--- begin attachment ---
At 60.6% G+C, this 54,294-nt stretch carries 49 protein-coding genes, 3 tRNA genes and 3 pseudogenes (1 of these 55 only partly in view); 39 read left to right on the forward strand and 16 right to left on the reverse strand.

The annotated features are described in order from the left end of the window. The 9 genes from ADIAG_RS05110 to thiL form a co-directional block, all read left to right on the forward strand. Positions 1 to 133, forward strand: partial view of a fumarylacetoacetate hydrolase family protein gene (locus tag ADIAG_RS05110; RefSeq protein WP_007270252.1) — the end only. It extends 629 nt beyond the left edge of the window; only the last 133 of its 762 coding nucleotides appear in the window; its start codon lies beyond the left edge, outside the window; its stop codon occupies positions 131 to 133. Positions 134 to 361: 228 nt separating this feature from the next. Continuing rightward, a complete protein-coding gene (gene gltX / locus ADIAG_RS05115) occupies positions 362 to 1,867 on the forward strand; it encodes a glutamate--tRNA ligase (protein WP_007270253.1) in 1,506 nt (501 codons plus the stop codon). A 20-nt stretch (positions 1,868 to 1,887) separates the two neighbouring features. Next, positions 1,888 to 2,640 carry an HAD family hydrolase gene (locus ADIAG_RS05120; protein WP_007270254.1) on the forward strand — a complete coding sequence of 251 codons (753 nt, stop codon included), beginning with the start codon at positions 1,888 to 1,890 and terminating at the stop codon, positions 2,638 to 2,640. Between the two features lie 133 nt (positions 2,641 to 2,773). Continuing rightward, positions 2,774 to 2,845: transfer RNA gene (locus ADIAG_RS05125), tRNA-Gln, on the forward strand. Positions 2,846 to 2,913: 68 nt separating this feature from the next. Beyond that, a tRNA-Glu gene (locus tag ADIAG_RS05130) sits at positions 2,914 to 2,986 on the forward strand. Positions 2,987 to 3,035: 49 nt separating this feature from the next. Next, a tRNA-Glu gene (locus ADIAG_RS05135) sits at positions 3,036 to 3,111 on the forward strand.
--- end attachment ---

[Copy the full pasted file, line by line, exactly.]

At 60.6% G+C, this 54,294-nt stretch carries 49 protein-coding genes, 3 tRNA genes and 3 pseudogenes (1 of these 55 only partly in view); 39 read left to right on the forward strand and 16 right to left on the reverse strand.

The annotated features are described in order from the left end of the window. The 9 genes from ADIAG_RS05110 to thiL form a co-directional block, all read left to right on the forward strand. Positions 1 to 133, forward strand: partial view of a fumarylacetoacetate hydrolase family protein gene (locus tag ADIAG_RS05110; RefSeq protein WP_007270252.1) — the end only. It extends 629 nt beyond the left edge of the window; only the last 133 of its 762 coding nucleotides appear in the window; its start codon lies beyond the left edge, outside the window; its stop codon occupies positions 131 to 133. Positions 134 to 361: 228 nt separating this feature from the next. Continuing rightward, a complete protein-coding gene (gene gltX / locus ADIAG_RS05115) occupies positions 362 to 1,867 on the forward strand; it encodes a glutamate--tRNA ligase (protein WP_007270253.1) in 1,506 nt (501 codons plus the stop codon). A 20-nt stretch (positions 1,868 to 1,887) separates the two neighbouring features. Next, positions 1,888 to 2,640 carry an HAD family hydrolase gene (locus ADIAG_RS05120; protein WP_007270254.1) on the forward strand — a complete coding sequence of 251 codons (753 nt, stop codon included), beginning with the start codon at positions 1,888 to 1,890 and terminating at the stop codon, positions 2,638 to 2,640. Between the two features lie 133 nt (positions 2,641 to 2,773). Continuing rightward, positions 2,774 to 2,845: transfer RNA gene (locus ADIAG_RS05125), tRNA-Gln, on the forward strand. Positions 2,846 to 2,913: 68 nt separating this feature from the next. Beyond that, a tRNA-Glu gene (locus tag ADIAG_RS05130) sits at positions 2,914 to 2,986 on the forward strand. Positions 2,987 to 3,035: 49 nt separating this feature from the next. Next, a tRNA-Glu gene (locus ADIAG_RS05135) sits at positions 3,036 to 3,111 on the forward strand.